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Agronomy Notebook



White mold poses significant threat to soybean and dry bean yields

Soybean and dry bean growers across the Midwest and North Central United States need to prioritize white mold when evaluating their ‘disease watch list’ for 2012.

White mold, also known as Sclerotinia stem rot, was first discovered in the United States in the late 1800s on tomatoes. Since then, the pathogen has been found on hundreds of other crops and by 1992 it had established itself as a wide-spread problem in geographies where climate provided optimum condition for disease proliferation.

When left untreated, white mold can cause yield loss or total crop loss depending on the infected crop, with the added challenge of lingering in the soil for up to 10 years.

The reason behind the rapid increase of white mold has yet to be determined, but it is thought to be related to changes in cultural practices that promote a greater canopy density. The increase in white mold also is believed to be influenced by changes in the genetic base of current soybean and dry bean varieties, or changes in the white mold pathogen.… Continue reading

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Why early planting usually pays

By Dave Nanda, 
Director of Genetics & Technology 
Seed Consultants, Inc.

It has been proven by many tests conducted by the universities and seed companies over the years that earlier planted corn typically yields more than the later plantings. It has been demonstrated that in the central Corn Belt, you can lose about one bushel per acre per day if you plant corn after May 10th. However, they seldom explain why. The reasons are as follows:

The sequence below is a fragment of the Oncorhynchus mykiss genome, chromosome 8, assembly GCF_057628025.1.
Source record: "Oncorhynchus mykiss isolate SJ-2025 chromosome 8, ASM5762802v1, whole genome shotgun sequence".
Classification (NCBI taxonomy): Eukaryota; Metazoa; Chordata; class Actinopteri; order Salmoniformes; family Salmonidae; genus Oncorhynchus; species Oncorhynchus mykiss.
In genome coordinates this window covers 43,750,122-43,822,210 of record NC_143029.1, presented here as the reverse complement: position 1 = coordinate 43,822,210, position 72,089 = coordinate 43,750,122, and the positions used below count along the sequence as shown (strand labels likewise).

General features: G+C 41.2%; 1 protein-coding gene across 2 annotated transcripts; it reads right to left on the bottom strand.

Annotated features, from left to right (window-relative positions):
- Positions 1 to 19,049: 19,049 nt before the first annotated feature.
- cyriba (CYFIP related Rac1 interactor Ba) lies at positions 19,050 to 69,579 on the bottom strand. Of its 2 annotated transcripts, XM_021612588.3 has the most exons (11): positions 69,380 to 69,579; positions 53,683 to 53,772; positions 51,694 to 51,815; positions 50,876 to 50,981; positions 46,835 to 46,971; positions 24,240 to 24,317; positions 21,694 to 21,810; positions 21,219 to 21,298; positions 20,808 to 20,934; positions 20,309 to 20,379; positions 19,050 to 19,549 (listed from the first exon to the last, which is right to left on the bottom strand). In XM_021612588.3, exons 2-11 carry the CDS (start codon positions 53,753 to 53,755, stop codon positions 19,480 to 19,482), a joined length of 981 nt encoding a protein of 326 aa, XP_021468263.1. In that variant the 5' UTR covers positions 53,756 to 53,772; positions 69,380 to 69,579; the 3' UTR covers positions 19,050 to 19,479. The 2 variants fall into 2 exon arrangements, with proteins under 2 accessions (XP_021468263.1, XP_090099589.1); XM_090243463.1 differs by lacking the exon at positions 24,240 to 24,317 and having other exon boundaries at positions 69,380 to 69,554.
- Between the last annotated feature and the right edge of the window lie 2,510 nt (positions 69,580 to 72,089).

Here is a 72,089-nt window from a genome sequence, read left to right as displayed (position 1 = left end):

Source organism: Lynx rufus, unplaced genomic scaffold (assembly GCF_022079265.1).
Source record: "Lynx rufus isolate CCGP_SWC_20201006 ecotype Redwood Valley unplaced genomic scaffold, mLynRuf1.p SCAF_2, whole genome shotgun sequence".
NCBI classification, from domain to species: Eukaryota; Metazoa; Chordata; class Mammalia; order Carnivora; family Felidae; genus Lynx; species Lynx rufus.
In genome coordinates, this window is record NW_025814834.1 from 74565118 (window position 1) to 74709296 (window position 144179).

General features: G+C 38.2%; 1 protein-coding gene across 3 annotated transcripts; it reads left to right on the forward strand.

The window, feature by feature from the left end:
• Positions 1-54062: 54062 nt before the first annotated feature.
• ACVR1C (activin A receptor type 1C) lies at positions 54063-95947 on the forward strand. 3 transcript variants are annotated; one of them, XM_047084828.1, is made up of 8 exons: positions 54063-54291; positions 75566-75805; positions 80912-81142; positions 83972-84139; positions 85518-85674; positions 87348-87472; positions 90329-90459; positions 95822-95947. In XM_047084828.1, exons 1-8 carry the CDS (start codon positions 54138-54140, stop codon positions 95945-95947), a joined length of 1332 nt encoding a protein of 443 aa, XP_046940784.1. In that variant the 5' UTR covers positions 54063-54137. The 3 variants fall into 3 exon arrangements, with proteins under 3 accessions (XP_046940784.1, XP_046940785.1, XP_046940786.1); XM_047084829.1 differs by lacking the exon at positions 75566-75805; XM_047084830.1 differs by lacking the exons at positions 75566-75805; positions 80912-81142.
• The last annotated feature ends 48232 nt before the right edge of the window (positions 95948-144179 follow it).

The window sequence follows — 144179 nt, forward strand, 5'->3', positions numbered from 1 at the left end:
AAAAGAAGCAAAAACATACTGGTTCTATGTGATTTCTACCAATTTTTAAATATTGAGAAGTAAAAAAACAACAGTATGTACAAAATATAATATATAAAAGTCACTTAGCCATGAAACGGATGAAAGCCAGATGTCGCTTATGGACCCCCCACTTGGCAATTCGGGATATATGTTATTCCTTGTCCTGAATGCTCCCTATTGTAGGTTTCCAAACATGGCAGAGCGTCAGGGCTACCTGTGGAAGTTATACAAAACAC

North of the equator, June 21st is the longest day of the year. Plants can trap most sun light during May 21st to July 20th period. Earlier planted corn has more time to capture solar radiation. That’s the main reason for higher yield potential.

Is heat more important than light for yield and maturity? You can’t grow crops without either heat or light. Fortunately, both come from the sun. Heat provides the energy and light is required for photosynthesis, a process that converts carbon dioxide into organic compounds, especially sugars, starches and proteins.… Continue reading

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Research confirms benefits of crop rotation

 

Recent research add strength to the long held belief that corn grown in rotation with soybeans requires less nitrogen fertilizer and produces better yields than continuous corn.

“Our research shows that corn residue acts like a ‘sponge’ immobilizing the fertilizer, making it temporarily unavailable to the corn plant,” said John Shanahan, Pioneer agronomy research manager. “Growers working with continuous corn need to be mindful of crop residue from the previous year and adjust (and likely increase) their nitrogen fertilizer rates accordingly.”

These findings are part of a long-term, multi-location study by Pioneer that began in 2006 to examine the response of corn in limited nitrogen environments. Evaluations have been conducted yearly at Pioneer research stations in Johnston, Iowa; Champaign, Ill.; Windfall, Ind.; and York, Neb.

“While many studies have tested corn response to nitrogen fertilizer, there has been limited information on corn hybrid performance in nitrogen-deficient environments,” Shanahan says.

The nitrogen treatments in the study were standardized to five rates as a percentage of university economic optimum recommendations (from 0 to 130%), applied to corn in continuous production as well as corn in rotation with soybeans, and positioned on the same plots from year to year.… Continue reading

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